# Numerical Investigation of the Relationship between Anastomosis Angle and Hemodynamics in Ridged Spiral Flow Bypass Grafts

^{1}

^{2}

^{3}

^{*}

## Abstract

**:**

## 1. Introduction

## 2. Materials and Methods

#### 2.1. Geometry

^{2}) that revolved once around the length of the entire graft. At the inlet, the ridge is oriented 180° from the standard axis. The cross-sectional profile of the graft, as in Figure 2a, was taken entirely from the reference study [24]. The bypass graft was attached to the host artery at angles of 15° increments from 30° to 75°. To ensure that the flows into and out of the grafts were fully developed, sufficient entry and exit lengths were added upstream and downstream of the grafts, respectively, as seen in Figure 2b.

#### 2.2. Mesh Generation

#### 2.3. Determination of the Optimal Anastomosis Angle

^{3}, and its shear-thinning properties were considered by describing the viscosity using the Carreau model (time constant = 3.313 s; power-law index = 0.3568; zero-shear viscosity = 0.056 kg m

^{−1}s

^{−1}; infinite shear viscosity = 0.0035 kg m

^{−1}s

^{−1}). The flow was set to be laminar, and heat transfer effects were ignored. A constant, uniform velocity of 0.317 m/s and zero pressure were imposed on the inlet and outlet, respectively. Rigid wall and non-slip assumptions were used for the walls [24].

^{−6}, monitoring the overall mass balance, and waiting for the outlet velocity value to approach a constant value with further iterations.

#### 2.4. Comparison of Performance between a Conventional Graft and Spiral-Flow-Inducing Graft

^{−6}. To avoid instabilities, the simulation was run for five periods, and results were extracted from the final cycle.

## 3. Results

#### 3.1. Optimization of Anastomosis Angle

#### 3.1.1. Pressure Drop

#### 3.1.2. Axial Velocity and Secondary Velocity

#### 3.1.3. Wall Shear Stress

^{2}= 0.9923). This relationship may be explained by both the bulk motion and the secondary flow components of the fluid. As observed in the axial velocity contour maps (Figure 6), higher axial velocities near the walls and higher velocity gradients were observed for larger anastomosis angles which translate to increased shear stress [42]. Furthermore, the swirl motion represented by the secondary velocity also generated higher shear stress in the artery walls due to the tangential velocity vector [39]. This seemed to suggest that increasing the anastomosis angle between the graft and artery may have the beneficial effect of reducing the tendency of the graft to induce intimal thickening by increasing the WSS. However, this presented a problem wherein an increased anastomosis angle resulted in the development of pathologically high WSS.

#### 3.1.4. Recirculation

#### 3.2. Data Validation

## 4. Discussion

#### 4.1. Optimal Anastomosis Angle

#### 4.2. Comparison of Spiral-Flow-Inducing Graft Design vs. Conventional Graft Design

## 5. Conclusions

## Author Contributions

## Funding

## Data Availability Statement

## Conflicts of Interest

## References

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**Figure 2.**Geometric model used for CFD simulation. (

**a**) The cross-sectional profile of the ridged bypass graft; (

**b**) model dimensions based on anastomosis angle.

**Figure 9.**Areas on the host artery (unrolled) affected by abnormal WSS. Only pertinent regions where abnormal WSS was observed were shown instead of the whole arterial length.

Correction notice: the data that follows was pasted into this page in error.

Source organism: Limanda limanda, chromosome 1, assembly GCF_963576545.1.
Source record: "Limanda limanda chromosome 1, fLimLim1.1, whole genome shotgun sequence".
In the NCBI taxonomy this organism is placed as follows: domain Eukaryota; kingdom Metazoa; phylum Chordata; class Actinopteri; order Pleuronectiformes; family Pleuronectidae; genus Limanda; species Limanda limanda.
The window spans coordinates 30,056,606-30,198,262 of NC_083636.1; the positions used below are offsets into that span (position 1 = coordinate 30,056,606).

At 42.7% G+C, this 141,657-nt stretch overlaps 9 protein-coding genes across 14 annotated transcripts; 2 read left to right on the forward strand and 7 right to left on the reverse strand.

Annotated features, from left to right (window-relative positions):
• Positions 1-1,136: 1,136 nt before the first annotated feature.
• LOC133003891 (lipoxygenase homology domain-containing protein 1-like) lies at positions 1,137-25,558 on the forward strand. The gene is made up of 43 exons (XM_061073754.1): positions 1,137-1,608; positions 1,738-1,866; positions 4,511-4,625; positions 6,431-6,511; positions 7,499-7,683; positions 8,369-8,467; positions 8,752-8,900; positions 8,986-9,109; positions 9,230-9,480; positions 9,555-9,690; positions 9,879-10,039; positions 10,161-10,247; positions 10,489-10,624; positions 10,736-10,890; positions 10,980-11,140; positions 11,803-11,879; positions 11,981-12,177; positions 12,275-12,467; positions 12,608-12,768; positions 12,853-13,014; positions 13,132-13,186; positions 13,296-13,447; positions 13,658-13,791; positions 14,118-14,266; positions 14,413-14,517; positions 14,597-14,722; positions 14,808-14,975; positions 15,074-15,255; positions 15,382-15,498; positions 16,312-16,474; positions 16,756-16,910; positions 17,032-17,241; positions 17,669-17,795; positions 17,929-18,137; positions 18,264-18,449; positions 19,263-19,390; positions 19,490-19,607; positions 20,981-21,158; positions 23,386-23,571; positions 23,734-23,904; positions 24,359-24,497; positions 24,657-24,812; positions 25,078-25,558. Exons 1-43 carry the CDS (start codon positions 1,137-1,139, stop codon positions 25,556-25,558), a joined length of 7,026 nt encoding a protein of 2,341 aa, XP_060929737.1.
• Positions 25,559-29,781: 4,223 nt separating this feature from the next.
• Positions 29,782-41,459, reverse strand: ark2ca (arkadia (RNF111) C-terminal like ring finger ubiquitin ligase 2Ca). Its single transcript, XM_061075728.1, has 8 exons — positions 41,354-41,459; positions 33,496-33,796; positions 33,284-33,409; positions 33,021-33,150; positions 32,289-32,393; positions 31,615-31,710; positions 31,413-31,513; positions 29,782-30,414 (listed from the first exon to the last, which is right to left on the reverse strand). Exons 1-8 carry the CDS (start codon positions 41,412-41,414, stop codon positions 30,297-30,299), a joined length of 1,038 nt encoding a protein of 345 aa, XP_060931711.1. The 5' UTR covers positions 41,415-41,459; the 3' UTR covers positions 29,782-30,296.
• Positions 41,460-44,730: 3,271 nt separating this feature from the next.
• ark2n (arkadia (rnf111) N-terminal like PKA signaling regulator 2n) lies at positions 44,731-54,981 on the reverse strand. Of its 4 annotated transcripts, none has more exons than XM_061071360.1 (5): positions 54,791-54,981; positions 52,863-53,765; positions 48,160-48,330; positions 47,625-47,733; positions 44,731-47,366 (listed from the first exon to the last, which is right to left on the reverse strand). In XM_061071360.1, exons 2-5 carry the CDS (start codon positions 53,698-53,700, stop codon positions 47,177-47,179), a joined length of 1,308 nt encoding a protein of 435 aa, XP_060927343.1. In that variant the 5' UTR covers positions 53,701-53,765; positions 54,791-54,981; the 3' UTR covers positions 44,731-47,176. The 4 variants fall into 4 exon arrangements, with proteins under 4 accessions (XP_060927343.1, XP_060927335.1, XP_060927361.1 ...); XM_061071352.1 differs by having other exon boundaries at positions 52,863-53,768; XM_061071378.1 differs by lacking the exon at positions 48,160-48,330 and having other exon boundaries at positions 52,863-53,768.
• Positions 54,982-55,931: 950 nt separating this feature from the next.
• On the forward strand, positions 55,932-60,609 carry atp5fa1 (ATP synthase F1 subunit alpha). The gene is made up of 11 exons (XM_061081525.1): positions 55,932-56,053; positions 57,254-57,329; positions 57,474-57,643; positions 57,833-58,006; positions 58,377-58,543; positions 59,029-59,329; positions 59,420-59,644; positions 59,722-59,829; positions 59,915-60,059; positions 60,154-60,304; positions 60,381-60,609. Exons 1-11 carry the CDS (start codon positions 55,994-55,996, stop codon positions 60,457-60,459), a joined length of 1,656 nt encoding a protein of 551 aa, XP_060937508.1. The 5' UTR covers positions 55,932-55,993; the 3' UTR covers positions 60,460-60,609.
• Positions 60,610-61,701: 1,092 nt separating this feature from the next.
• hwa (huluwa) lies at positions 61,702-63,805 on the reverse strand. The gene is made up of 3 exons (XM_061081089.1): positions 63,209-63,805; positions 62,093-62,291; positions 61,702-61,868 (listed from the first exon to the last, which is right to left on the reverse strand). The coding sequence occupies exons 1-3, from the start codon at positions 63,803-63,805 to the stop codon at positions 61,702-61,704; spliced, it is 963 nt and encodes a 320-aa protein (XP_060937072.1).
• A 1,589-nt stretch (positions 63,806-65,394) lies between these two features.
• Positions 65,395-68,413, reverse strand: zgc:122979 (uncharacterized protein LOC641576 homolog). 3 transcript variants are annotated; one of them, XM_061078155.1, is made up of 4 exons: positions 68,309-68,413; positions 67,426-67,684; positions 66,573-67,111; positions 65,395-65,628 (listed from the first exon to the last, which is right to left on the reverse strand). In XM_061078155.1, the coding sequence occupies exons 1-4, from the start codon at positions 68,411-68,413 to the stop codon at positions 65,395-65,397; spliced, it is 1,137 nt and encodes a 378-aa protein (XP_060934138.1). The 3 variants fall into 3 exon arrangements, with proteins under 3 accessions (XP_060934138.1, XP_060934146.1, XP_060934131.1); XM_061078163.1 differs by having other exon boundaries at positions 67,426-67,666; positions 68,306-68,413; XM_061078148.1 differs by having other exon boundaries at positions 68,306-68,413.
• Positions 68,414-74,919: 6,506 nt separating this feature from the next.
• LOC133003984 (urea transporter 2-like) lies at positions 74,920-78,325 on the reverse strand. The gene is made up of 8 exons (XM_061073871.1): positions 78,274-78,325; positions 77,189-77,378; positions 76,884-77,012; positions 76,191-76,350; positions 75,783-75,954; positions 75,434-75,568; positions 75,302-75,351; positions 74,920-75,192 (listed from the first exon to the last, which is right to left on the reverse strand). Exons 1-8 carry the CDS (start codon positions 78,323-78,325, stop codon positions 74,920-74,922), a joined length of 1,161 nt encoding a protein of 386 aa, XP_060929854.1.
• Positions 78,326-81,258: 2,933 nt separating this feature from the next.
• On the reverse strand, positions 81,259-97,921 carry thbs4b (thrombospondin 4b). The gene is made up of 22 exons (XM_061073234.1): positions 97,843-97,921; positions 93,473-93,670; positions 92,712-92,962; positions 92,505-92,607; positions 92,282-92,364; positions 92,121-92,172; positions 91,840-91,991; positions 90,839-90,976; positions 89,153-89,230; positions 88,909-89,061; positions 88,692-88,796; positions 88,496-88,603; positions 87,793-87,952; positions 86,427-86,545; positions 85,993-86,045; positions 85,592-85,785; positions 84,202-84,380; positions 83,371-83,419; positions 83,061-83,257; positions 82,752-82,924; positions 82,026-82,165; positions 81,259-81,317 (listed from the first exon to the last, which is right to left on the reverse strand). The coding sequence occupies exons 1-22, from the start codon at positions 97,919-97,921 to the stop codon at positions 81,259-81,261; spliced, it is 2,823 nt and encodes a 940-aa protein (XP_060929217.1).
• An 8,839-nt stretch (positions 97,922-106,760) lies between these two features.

**Figure 10.**Extent of the area affected by abnormal WSS. The 30-degree anastomosis angle resulted in the total elimination of abnormally high WSS, so it is not present in the chart on the right.

**Figure 12.**Qualitative validation of the simulation results by comparison of secondary velocity contours on the cross-section of the artery 5 mm from the distal anastomosis toe of a 60° ridged graft. (

**a**) CFD result; (

**b**) Doppler imaging result from Kokkalis et al. [50].

**Figure 13.**Comparison of hemodynamic performance resulting from bypass grafts of varying anastomosis angles.

**Figure 14.**Time-averaged wall shear stress contours of the artery (unrolled) using a 30° anastomosis angle with non-spiral and spiral graft configurations.

Angle (Degrees) | Total Pressure Drop (Pa) |
---|---|

30 | 474.8 |

45 | 498.39 |

60 | 526.22 |

75 | 554.61 |

**Table 2.**Quantitative validation of simulation results by comparison of different variables from CFD simulation against data from the literature.

Variable | Data from Literature (One Circular Ridge, Oriented at 180°) | CFD Result (One Elliptical Ridge, Oriented at 180°) | Percentage Difference (%) |
---|---|---|---|

Pressure drop (Pa) | 545.86 | 526.22 | 3.66 |

Secondary velocity (m/s) | 0.022 | 0.024 | 8.70 |

WSS (Pa) | 2.432 | 2.09 | 15.13 |

Recirculation Plane 1 (%) | 5.31 | 5.21 | 1.90 |

Recirculation Plane 2 (%) | 3.52 | 1.00 | 111.50 |

Configuration | Maximum (Pa) | Area Average (Pa) |
---|---|---|

Non-spiral | 4.679 | 0.944 |

Spiral | 4.663 | 1.067 |

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**MDPI and ACS Style**

Apan, J.J.; Tayo, L.; Honra, J.
Numerical Investigation of the Relationship between Anastomosis Angle and Hemodynamics in Ridged Spiral Flow Bypass Grafts. *Appl. Sci.* **2023**, *13*, 4046.
https://doi.org/10.3390/app13064046

**AMA Style**

Apan JJ, Tayo L, Honra J.
Numerical Investigation of the Relationship between Anastomosis Angle and Hemodynamics in Ridged Spiral Flow Bypass Grafts. *Applied Sciences*. 2023; 13(6):4046.
https://doi.org/10.3390/app13064046

**Chicago/Turabian Style**

Apan, Jhon Jasper, Lemmuel Tayo, and Jaime Honra.
2023. "Numerical Investigation of the Relationship between Anastomosis Angle and Hemodynamics in Ridged Spiral Flow Bypass Grafts" *Applied Sciences* 13, no. 6: 4046.
https://doi.org/10.3390/app13064046